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Philip Davies (Con) asks "why on Earth" News International would have paid the legal fees of Glenn Mulcaire and Clive Goodman. James Murdoch says he has "no direct knowledge" of such payments.

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Rupert Murdoch: "I ring the editor of the Sunday Times nearly every Saturday." But seems more vague on how often he rings NOTW. Says he is most closely in touch with the Wall Street Journal. Is it a chance to protect WSJ and Sunday Times, by suggesting he took his eye off NOTW?

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Rupert Murdoch denies he would have discussed payments to hacking victims with the editor of the News of the World. Says calls to editor of NOTW were "monthly".

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Rupert says he rings editor of Sunday Times every Saturday “not to influence what he’s doing”. “I’m not really in touch”

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RM says he would sometimes "ring the editor of the News of the World on a Saturday night". "I ring the editor of the Sunday Times every Saturday. Not to influence what he has to say at all". "I'm not really in touch", Murdoch says. But concedes "to say that we're hands off is wrong". Admits he perhaps "lost sight" of News of the World because it was "so small in the general frame of our company"

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James Murdoch not familiar with term “wilful blindness”. Rupert interrupts to say that he knows what it means, but isn’t guilty of it.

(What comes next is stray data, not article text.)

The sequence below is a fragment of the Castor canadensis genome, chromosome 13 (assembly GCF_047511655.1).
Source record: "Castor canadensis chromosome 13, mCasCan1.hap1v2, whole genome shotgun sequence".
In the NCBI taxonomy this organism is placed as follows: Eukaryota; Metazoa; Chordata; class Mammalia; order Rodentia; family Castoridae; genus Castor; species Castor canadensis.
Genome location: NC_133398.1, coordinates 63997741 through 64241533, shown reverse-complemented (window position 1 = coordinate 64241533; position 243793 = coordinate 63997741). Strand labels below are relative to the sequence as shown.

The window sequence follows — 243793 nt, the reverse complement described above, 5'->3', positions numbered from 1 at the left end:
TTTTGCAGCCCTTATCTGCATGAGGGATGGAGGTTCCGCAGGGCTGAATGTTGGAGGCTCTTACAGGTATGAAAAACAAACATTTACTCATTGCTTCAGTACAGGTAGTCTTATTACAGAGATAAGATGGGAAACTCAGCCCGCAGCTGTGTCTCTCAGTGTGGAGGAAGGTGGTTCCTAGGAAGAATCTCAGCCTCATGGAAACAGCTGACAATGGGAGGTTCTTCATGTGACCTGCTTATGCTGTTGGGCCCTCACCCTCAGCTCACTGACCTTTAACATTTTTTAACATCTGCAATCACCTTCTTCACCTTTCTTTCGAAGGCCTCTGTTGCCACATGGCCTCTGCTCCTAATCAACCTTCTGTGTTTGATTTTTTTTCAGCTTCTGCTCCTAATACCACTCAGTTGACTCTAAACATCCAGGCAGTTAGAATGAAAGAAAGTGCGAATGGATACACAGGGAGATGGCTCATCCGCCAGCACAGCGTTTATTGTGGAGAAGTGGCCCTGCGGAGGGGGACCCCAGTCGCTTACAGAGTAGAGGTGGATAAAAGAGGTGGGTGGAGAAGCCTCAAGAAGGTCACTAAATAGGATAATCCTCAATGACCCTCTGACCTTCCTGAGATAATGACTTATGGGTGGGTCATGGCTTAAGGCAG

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James Murdoch: “I have no knowledge of Andy Coulson’s wages after he left our company”

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Please let a headline-writer include James Murdoch’s use of the word “quantum” tomorrow. I haven’t heard the word used so much since James Bond.

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JM says as soon as NI had information there was wider phone hacking at the end of 2010 "we acted immediately"

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JM on why payments were made to settle with victims of phone hacking: "In the absence of any new evidence... this was a matter in the past." He notes that "the police had closed their case too".

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JM: "Knowing then what I know now"... A popular phrase at the moment. Says he would have taken more action to "get to the bottom of these allegations."

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“No immediate plans for a NI Sunday tabloid”

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There are "no immediate plans" for a new NI Sunday tabloid... Note "immediate" there...